Kirsten Hillman, Canadian Ambassador to america: So I believe the very first thing to say is that migration in our hemisphere is a large precedence for the Biden administration however for our hemisphere. I imply it’s—it’s a tragic state of affairs that’s occurring south of the American border. They’d 2 million irregular migrants hit their southern border final yr. These are individuals which might be fleeing determined and really, very tough circumstances. So it’s clear that our leaders will discuss hemispheric migration. They are going to discuss concerning the root causes of the migration. They are going to discuss these individuals which might be in peril and whose lives are in danger after which they are going to discuss concerning the implications of that for our borders, for the U.S. southern border, and naturally, for the Canada-U.S. border and the Roxham Highway state of affairs, in addition to different crossings the place individuals come. So, it is going to be positively a part of the dialogue between the Prime Minister and the President.

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Mercedes Stephenson: Talking of our hemisphere, the U.S. has made it very clear they want Canada to guide a mission to attempt to assist stabilize Haiti. Our Chief of the Defence Workers Common Wayne Eyre has mentioned that that may be very tough in an interview given the challenges that we face by way of staffing. However we’re listening to the People say out of the White Home that Canada’s signalling curiosity on this. Is that correct? Are we signalling curiosity in main this Haiti mission, and as your understanding as ambassador that we’ve got capability to take action?

Kirsten Hillman, Canadian Ambassador to america: So we discuss with the People concerning the state of affairs in Haiti, if not day-after-day, a number of occasions every week. And never simply the People, you already know, our companions within the hemisphere and different worldwide organizations and actors which might be deeply involved and mobilized to try to assist the individuals of Haiti. And I believe that the essential factor to say right here is that there are numerous completely different actions that we’re taking along with the U.S. and others. So we’re what are all of the issues that we will do. We’ve—Canada’s been very aggressive in imposing sanctions on these which might be funding the gang exercise. We’ve got introduced a whole lot of humanitarian support. The U.S. is doing so now. And we discuss to the Haitians individuals about what they suppose are the options which might be going to work for them. And so at this level what we’re specializing in is, and that is due to what the Haitians are telling us, is that what they really want is for his or her police providers to be correctly skilled to take care of the safety state of affairs. That’s the place we’re focusing. That’s what we’re speaking to the U.S. about and different companions within the area who would assist us in that.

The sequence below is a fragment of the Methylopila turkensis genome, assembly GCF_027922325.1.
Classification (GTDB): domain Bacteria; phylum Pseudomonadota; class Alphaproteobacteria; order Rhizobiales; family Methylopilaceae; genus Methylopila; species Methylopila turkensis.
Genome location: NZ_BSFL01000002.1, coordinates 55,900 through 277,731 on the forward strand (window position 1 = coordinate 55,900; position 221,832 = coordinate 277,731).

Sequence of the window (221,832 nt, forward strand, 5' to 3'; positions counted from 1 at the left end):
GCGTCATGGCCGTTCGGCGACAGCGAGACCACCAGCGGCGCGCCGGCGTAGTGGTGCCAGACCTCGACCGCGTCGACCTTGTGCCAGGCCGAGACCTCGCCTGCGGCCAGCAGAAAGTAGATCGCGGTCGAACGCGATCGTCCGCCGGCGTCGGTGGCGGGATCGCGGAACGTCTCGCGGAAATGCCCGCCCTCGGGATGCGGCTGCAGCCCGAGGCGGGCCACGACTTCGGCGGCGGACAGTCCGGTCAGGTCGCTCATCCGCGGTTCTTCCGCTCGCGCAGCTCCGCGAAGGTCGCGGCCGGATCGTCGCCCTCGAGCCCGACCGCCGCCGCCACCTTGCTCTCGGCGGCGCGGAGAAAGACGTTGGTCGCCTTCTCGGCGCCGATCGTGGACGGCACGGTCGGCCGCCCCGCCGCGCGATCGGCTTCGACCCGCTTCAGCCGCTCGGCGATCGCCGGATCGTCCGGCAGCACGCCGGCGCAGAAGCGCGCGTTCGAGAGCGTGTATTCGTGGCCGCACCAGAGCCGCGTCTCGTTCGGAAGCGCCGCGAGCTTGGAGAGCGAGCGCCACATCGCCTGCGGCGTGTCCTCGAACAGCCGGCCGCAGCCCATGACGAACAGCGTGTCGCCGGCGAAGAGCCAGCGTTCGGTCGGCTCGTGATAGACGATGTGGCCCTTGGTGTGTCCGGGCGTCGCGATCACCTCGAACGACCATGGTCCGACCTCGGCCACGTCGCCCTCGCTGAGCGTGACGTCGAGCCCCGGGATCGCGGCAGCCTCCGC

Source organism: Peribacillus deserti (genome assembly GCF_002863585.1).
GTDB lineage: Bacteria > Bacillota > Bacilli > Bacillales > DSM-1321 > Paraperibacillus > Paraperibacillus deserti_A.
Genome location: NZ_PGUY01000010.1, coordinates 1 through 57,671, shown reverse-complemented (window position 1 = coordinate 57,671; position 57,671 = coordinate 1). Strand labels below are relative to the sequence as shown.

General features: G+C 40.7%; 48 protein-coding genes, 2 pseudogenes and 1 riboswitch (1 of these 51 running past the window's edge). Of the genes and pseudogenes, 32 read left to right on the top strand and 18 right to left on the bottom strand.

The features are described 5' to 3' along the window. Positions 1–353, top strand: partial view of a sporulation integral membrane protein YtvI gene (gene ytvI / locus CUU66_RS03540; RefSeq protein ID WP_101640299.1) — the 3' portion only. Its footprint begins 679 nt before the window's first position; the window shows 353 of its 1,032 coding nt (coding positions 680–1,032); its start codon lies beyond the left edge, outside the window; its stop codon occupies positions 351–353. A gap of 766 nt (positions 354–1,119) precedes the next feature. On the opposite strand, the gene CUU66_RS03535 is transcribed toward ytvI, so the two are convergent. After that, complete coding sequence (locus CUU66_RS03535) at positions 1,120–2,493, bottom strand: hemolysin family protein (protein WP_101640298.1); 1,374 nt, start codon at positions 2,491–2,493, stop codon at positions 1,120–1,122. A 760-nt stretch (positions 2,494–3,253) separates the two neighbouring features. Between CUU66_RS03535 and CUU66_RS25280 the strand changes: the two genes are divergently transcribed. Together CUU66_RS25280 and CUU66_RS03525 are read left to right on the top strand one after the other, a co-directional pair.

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Mercedes Stephenson: So perhaps the RCMP is a chance there?

Kirsten Hillman, Canadian Ambassador to america: It is perhaps. I—you already know—I’m Canada’s ambassador to america. I can’t converse to the

Mercedes Stephenson: You don’t get to… [Cross talk]  

Kirsten Hillman, Canadian Ambassador to america: …RCMPs capability or goodness gracious actually not the army’s capability or different people who find themselves the consultants in that. However what I can say is that we’re very—we’ve got—we talked to the People on a regular basis about—like as I mentioned, a number of occasions every week about what is going on in Haiti. What we’re seeing on the bottom. What we’re listening to from the individuals on the bottom. What they suppose is working. The place they suppose they want further help in order that we take the steps that make a distinction in that nation and that we don’t attempt to, you already know, impose on them one thing that they’re saying this isn’t one thing that’s going to be manageable for us to—to take care of.